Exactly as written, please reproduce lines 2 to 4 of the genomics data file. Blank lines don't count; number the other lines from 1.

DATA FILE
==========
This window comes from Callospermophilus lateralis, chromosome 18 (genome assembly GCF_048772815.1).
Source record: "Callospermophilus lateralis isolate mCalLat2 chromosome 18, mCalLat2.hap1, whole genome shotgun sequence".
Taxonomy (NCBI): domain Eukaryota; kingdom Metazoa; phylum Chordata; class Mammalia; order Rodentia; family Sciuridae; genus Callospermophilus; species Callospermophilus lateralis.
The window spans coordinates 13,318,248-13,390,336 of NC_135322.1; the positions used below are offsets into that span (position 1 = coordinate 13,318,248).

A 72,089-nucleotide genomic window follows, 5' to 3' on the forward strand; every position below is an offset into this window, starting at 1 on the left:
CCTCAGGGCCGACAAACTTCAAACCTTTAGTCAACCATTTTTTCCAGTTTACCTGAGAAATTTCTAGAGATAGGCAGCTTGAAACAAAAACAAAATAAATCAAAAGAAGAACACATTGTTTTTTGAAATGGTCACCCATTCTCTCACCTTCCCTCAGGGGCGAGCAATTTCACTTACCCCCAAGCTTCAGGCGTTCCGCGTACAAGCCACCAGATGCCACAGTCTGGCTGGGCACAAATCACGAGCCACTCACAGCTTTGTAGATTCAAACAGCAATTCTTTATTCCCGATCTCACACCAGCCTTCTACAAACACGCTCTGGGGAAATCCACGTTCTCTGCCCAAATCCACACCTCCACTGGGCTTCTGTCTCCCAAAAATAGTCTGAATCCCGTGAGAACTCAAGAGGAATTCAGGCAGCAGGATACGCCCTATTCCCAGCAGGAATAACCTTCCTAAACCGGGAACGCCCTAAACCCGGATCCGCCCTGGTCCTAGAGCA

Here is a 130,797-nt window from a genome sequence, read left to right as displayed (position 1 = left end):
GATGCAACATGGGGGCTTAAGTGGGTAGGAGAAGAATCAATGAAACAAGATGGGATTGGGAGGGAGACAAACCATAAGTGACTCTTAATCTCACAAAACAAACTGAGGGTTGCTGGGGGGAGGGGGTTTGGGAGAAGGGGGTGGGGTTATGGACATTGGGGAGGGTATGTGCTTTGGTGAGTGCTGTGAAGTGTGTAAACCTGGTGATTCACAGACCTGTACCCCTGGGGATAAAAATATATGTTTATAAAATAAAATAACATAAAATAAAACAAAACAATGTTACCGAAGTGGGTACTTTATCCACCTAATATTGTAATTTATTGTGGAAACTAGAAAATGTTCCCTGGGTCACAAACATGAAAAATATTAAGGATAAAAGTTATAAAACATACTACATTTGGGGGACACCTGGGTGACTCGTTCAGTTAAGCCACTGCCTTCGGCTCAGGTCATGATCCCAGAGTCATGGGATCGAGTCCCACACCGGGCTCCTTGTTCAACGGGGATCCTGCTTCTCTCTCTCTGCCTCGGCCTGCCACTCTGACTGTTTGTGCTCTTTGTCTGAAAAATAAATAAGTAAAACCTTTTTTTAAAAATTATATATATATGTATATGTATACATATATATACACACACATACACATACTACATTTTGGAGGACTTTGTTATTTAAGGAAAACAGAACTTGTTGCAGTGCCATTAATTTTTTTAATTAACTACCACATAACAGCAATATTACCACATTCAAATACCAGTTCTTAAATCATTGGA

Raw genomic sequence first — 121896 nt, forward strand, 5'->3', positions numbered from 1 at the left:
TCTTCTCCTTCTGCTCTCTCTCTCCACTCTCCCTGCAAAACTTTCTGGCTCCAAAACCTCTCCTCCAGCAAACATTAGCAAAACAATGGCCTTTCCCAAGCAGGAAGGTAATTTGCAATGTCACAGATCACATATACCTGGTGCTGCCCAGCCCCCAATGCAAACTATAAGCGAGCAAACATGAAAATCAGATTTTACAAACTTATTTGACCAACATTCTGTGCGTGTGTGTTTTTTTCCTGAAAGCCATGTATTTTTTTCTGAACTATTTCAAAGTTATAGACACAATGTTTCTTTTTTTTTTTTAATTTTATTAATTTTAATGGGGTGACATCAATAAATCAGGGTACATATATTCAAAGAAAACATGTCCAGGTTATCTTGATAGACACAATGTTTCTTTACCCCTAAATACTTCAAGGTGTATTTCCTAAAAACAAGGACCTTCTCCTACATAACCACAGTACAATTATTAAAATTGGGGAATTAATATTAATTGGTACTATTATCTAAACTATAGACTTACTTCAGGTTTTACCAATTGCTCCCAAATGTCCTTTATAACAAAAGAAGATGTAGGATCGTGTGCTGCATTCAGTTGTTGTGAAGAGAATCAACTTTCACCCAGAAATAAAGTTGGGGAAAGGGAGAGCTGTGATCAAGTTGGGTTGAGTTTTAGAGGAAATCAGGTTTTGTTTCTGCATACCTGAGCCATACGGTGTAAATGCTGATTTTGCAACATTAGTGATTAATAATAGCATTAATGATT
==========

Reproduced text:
Source record: "Callospermophilus lateralis isolate mCalLat2 chromosome 18, mCalLat2.hap1, whole genome shotgun sequence".
Taxonomy (NCBI): domain Eukaryota; kingdom Metazoa; phylum Chordata; class Mammalia; order Rodentia; family Sciuridae; genus Callospermophilus; species Callospermophilus lateralis.
The window spans coordinates 13,318,248-13,390,336 of NC_135322.1; the positions used below are offsets into that span (position 1 = coordinate 13,318,248).